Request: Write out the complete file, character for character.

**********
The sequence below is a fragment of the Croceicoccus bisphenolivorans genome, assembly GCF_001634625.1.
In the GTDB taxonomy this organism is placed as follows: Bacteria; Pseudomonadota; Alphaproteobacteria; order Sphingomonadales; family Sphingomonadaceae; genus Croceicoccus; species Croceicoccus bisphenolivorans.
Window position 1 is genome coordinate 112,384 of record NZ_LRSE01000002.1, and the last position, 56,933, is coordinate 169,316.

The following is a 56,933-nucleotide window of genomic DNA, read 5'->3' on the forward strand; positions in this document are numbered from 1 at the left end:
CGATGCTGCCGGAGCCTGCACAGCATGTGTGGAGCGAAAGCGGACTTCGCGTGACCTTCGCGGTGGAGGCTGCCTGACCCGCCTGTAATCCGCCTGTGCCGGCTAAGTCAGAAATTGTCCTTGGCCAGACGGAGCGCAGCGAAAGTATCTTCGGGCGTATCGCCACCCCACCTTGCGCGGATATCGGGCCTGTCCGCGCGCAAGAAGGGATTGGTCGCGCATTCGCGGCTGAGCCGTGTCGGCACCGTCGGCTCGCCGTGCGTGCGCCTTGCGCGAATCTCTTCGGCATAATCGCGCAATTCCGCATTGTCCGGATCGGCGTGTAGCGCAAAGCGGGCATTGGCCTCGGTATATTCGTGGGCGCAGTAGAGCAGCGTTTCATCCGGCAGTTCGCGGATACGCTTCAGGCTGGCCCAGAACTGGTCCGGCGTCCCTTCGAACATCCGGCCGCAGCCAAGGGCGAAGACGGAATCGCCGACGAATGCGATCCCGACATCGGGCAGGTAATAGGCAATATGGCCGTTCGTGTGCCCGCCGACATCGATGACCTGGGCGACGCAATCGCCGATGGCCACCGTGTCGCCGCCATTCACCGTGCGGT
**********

The sequence below is a fragment of the Croceicoccus bisphenolivorans genome, assembly GCF_001634625.1.
In the GTDB taxonomy this organism is placed as follows: Bacteria; Pseudomonadota; Alphaproteobacteria; order Sphingomonadales; family Sphingomonadaceae; genus Croceicoccus; species Croceicoccus bisphenolivorans.
Window position 1 is genome coordinate 112,384 of record NZ_LRSE01000002.1, and the last position, 56,933, is coordinate 169,316.

The following is a 56,933-nucleotide window of genomic DNA, read 5'->3' on the forward strand; positions in this document are numbered from 1 at the left end:
CGATGCTGCCGGAGCCTGCACAGCATGTGTGGAGCGAAAGCGGACTTCGCGTGACCTTCGCGGTGGAGGCTGCCTGACCCGCCTGTAATCCGCCTGTGCCGGCTAAGTCAGAAATTGTCCTTGGCCAGACGGAGCGCAGCGAAAGTATCTTCGGGCGTATCGCCACCCCACCTTGCGCGGATATCGGGCCTGTCCGCGCGCAAGAAGGGATTGGTCGCGCATTCGCGGCTGAGCCGTGTCGGCACCGTCGGCTCGCCGTGCGTGCGCCTTGCGCGAATCTCTTCGGCATAATCGCGCAATTCCGCATTGTCCGGATCGGCGTGTAGCGCAAAGCGGGCATTGGCCTCGGTATATTCGTGGGCGCAGTAGAGCAGCGTTTCATCCGGCAGTTCGCGGATACGCTTCAGGCTGGCCCAGAACTGGTCCGGCGTCCCTTCGAACATCCGGCCGCAGCCAAGGGCGAAGACGGAATCGCCGACGAATGCGATCCCGACATCGGGCAGGTAATAGGCAATATGGCCGTTCGTGTGCCCGCCGACATCGATGACCTGGGCGACGCAATCGCCGATGGCCACCGTGTCGCCGCCATTCACCGTGCGGT